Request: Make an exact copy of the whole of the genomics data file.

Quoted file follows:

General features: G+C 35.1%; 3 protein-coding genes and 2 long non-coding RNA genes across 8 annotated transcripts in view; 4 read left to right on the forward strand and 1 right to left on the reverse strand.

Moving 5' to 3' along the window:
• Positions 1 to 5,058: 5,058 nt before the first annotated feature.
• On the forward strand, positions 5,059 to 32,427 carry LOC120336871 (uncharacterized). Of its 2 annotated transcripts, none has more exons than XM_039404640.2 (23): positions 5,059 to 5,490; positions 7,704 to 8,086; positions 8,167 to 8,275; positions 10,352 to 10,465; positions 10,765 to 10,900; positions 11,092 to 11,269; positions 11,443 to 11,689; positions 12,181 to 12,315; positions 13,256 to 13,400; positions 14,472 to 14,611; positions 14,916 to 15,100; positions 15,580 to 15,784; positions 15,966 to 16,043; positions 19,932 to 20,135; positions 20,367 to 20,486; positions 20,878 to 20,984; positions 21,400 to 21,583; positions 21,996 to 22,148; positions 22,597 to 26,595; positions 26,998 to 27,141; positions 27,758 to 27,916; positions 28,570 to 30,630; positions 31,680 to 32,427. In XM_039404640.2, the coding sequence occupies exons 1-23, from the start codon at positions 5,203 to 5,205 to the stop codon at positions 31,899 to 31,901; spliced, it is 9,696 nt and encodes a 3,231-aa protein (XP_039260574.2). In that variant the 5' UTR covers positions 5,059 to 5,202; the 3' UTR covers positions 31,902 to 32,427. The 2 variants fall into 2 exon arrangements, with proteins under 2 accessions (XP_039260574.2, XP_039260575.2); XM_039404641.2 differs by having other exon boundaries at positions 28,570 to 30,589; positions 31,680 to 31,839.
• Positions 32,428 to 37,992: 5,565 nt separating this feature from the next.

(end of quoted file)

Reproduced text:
General features: G+C 35.1%; 3 protein-coding genes and 2 long non-coding RNA genes across 8 annotated transcripts in view; 4 read left to right on the forward strand and 1 right to left on the reverse strand.

Moving 5' to 3' along the window:
• Positions 1 to 5,058: 5,058 nt before the first annotated feature.
• On the forward strand, positions 5,059 to 32,427 carry LOC120336871 (uncharacterized). Of its 2 annotated transcripts, none has more exons than XM_039404640.2 (23): positions 5,059 to 5,490; positions 7,704 to 8,086; positions 8,167 to 8,275; positions 10,352 to 10,465; positions 10,765 to 10,900; positions 11,092 to 11,269; positions 11,443 to 11,689; positions 12,181 to 12,315; positions 13,256 to 13,400; positions 14,472 to 14,611; positions 14,916 to 15,100; positions 15,580 to 15,784; positions 15,966 to 16,043; positions 19,932 to 20,135; positions 20,367 to 20,486; positions 20,878 to 20,984; positions 21,400 to 21,583; positions 21,996 to 22,148; positions 22,597 to 26,595; positions 26,998 to 27,141; positions 27,758 to 27,916; positions 28,570 to 30,630; positions 31,680 to 32,427. In XM_039404640.2, the coding sequence occupies exons 1-23, from the start codon at positions 5,203 to 5,205 to the stop codon at positions 31,899 to 31,901; spliced, it is 9,696 nt and encodes a 3,231-aa protein (XP_039260574.2). In that variant the 5' UTR covers positions 5,059 to 5,202; the 3' UTR covers positions 31,902 to 32,427. The 2 variants fall into 2 exon arrangements, with proteins under 2 accessions (XP_039260574.2, XP_039260575.2); XM_039404641.2 differs by having other exon boundaries at positions 28,570 to 30,589; positions 31,680 to 31,839.
• Positions 32,428 to 37,992: 5,565 nt separating this feature from the next.